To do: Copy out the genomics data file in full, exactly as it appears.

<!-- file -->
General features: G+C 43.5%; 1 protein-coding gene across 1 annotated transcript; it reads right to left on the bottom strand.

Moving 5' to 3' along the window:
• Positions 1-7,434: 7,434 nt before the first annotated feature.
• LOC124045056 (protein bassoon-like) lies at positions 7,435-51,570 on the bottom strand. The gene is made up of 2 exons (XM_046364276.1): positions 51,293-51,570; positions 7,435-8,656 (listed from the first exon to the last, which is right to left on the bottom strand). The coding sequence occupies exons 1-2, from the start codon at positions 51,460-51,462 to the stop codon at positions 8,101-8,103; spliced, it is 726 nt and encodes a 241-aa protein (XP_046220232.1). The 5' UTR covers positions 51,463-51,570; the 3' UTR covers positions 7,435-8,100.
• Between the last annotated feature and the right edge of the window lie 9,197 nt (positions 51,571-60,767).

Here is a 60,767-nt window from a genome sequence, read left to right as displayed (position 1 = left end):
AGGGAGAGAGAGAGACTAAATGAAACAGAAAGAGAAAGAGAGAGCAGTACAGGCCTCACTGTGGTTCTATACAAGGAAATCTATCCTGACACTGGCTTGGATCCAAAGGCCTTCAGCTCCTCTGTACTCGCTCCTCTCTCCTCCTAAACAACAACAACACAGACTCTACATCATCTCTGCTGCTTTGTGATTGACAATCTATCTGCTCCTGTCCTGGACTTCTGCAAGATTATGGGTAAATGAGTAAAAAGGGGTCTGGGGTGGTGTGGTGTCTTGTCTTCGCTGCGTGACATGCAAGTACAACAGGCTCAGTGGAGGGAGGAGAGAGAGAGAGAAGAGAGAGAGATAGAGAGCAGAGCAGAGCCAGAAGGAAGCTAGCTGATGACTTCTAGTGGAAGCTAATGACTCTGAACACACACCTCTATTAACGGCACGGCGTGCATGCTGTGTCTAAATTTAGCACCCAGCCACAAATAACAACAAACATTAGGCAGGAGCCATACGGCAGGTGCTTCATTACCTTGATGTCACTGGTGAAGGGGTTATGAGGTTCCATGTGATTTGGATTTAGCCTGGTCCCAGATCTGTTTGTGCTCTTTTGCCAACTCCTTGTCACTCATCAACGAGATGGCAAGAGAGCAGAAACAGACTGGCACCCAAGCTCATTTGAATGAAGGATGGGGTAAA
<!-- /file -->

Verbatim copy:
General features: G+C 43.5%; 1 protein-coding gene across 1 annotated transcript; it reads right to left on the bottom strand.

Moving 5' to 3' along the window:
• Positions 1-7,434: 7,434 nt before the first annotated feature.
• LOC124045056 (protein bassoon-like) lies at positions 7,435-51,570 on the bottom strand. The gene is made up of 2 exons (XM_046364276.1): positions 51,293-51,570; positions 7,435-8,656 (listed from the first exon to the last, which is right to left on the bottom strand). The coding sequence occupies exons 1-2, from the start codon at positions 51,460-51,462 to the stop codon at positions 8,101-8,103; spliced, it is 726 nt and encodes a 241-aa protein (XP_046220232.1). The 5' UTR covers positions 51,463-51,570; the 3' UTR covers positions 7,435-8,100.
• Between the last annotated feature and the right edge of the window lie 9,197 nt (positions 51,571-60,767).

Here is a 60,767-nt window from a genome sequence, read left to right as displayed (position 1 = left end):
AGGGAGAGAGAGAGACTAAATGAAACAGAAAGAGAAAGAGAGAGCAGTACAGGCCTCACTGTGGTTCTATACAAGGAAATCTATCCTGACACTGGCTTGGATCCAAAGGCCTTCAGCTCCTCTGTACTCGCTCCTCTCTCCTCCTAAACAACAACAACACAGACTCTACATCATCTCTGCTGCTTTGTGATTGACAATCTATCTGCTCCTGTCCTGGACTTCTGCAAGATTATGGGTAAATGAGTAAAAAGGGGTCTGGGGTGGTGTGGTGTCTTGTCTTCGCTGCGTGACATGCAAGTACAACAGGCTCAGTGGAGGGAGGAGAGAGAGAGAGAAGAGAGAGAGATAGAGAGCAGAGCAGAGCCAGAAGGAAGCTAGCTGATGACTTCTAGTGGAAGCTAATGACTCTGAACACACACCTCTATTAACGGCACGGCGTGCATGCTGTGTCTAAATTTAGCACCCAGCCACAAATAACAACAAACATTAGGCAGGAGCCATACGGCAGGTGCTTCATTACCTTGATGTCACTGGTGAAGGGGTTATGAGGTTCCATGTGATTTGGATTTAGCCTGGTCCCAGATCTGTTTGTGCTCTTTTGCCAACTCCTTGTCACTCATCAACGAGATGGCAAGAGAGCAGAAACAGACTGGCACCCAAGCTCATTTGAATGAAGGATGGGGTAAA